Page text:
John 15:16, “You did not choose Me but I chose you, and appointed you that you would go and bear fruit, and that your fruit would remain, so that whatever you ask of the Father in My name He may give to you.”
Predestination and the Sovereignty of God.
Notice that both vs. 5 and 11 use PROORIZO and THELEMA. Therefore, our predestination to salvation, our predestination for blessings in time, and our predestination for blessings in eternity are all part of the sovereign will, the sovereign decision of God our Father. It is based on His free will that is motivated by His love for us. Along with election, foreknowledge, justification, and glorification; predestination also expresses the sovereignty of God who wills the highest and best for every believer. Therefore, not only does our predestination include our salvation but also the previously deposited “spiritual blessings in the heavenlies,” vs. 3, for each believer in eternity past that we call our escrow blessings. This includes the subject of vs. 11, “our inheritance.”
Predestination is the grace provision of the sovereignty of God for every Church Age believer. It is the provision of the sovereign will of God for the Royal Family. Predestination provides equal privilege (union with Christ) and equal opportunity (the Divine Power System, GPS) to execute the Plan of God for your life. Through His grace policy, the sovereignty of God provides everything necessary to sustain every believer (your logistical grace blessings). In the Church Age, every believer under predestination has equal privilege and equal opportunity to execute the Plan of God. Equal privilege is the Baptism of the Holy Spirit and subsequent Positional Sanctification, and equal opportunity is the Divine initiative of God’s prehistoric grace related to your Portfolio of Invisible Assets.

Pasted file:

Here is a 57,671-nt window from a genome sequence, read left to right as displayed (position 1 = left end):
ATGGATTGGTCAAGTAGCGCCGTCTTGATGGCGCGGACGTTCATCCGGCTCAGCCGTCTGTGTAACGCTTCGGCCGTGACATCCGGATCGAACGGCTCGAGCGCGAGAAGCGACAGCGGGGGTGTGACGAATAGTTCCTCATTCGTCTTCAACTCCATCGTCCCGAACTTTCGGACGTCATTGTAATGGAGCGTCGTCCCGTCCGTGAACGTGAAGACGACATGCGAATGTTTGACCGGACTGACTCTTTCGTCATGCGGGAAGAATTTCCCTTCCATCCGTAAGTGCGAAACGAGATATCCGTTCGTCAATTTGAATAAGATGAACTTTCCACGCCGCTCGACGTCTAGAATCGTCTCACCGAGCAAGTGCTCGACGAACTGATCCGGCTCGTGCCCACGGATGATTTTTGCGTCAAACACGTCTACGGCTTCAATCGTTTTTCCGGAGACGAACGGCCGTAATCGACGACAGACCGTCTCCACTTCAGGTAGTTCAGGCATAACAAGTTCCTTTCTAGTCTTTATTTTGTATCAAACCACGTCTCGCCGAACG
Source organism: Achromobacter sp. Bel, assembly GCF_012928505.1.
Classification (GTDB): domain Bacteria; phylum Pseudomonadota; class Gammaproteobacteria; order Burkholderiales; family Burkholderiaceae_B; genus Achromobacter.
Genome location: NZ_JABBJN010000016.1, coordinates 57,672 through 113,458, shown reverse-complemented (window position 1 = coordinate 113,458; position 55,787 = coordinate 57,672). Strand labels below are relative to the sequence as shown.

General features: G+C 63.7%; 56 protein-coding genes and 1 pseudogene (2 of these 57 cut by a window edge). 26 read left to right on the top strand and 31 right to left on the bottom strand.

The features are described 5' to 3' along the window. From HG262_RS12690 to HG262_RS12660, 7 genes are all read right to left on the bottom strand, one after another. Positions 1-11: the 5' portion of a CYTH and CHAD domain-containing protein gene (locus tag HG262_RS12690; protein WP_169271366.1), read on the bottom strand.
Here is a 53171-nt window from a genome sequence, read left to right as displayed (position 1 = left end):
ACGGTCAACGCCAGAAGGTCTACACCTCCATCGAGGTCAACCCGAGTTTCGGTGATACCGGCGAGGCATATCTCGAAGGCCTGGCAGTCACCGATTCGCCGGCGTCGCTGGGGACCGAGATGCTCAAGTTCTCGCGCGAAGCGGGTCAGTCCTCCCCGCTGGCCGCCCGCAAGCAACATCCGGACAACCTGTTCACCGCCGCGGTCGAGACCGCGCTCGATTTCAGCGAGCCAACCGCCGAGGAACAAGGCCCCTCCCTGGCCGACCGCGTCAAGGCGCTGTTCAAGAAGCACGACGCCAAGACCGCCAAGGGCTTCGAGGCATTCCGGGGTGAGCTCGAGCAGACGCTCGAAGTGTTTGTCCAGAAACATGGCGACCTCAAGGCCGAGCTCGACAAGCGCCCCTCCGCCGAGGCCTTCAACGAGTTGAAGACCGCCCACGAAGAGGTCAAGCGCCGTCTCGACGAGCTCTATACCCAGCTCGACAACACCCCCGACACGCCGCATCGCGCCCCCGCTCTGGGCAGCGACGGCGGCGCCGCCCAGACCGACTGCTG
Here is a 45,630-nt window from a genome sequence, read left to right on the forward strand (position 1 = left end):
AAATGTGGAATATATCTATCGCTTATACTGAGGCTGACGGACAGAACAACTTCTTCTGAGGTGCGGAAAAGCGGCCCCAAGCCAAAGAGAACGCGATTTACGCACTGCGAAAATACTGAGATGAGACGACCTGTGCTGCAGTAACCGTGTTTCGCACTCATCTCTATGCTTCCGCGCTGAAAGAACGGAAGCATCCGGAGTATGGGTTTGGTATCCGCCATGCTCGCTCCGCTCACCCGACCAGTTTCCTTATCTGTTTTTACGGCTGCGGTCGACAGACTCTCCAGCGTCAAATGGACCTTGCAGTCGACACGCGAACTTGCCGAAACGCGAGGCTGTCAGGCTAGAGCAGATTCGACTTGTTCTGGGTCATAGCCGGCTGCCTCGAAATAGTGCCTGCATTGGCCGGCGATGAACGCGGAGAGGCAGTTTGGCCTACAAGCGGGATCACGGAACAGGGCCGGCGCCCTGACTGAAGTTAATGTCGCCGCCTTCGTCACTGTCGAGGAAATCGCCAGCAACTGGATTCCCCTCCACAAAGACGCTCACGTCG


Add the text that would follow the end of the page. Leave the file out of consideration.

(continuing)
Predestination Means Equal Privilege and Equal Opportunity to Execute God’s Plan.
Under predestination, we have the privilege of historical impact by advancing to spiritual maturity, 2 Peter 1:3-11. Therefore, predestination is the provision of the sovereignty of God from eternity past for the execution of the Plan of God in time. It includes equal privilege and equal opportunity for the fulfillment of God’s plan and purpose for your life during the Church Age.
Equal Privilege: Equal Privilege includes the Baptism of the Holy Spirit at salvation and Positional Sanctification, which refers to the formation of the Royal Family. The Royal Family, (i.e., Church Age believers), share the destiny of Christ. Your equal privilege of predestination is being made Royal Family by the Baptism of the Holy Spirit, who placed you in union with Christ at salvation. This is called Positional Sanctification. Being in union with Christ means we share all that Christ is and has. Specific to this doctrine is the fact that we share Christ’s heirship, being made heirs of God. Also we are the sons of God, adopted as adult sons, Roman style. Therefore, being made a member of the Royal Family of God you have the same privileges as any other believer to execute the Plan of God for your life. The plan God has for your life will differ from your fellow believers’ but your privileges to walk in and fulfill that plan are identical.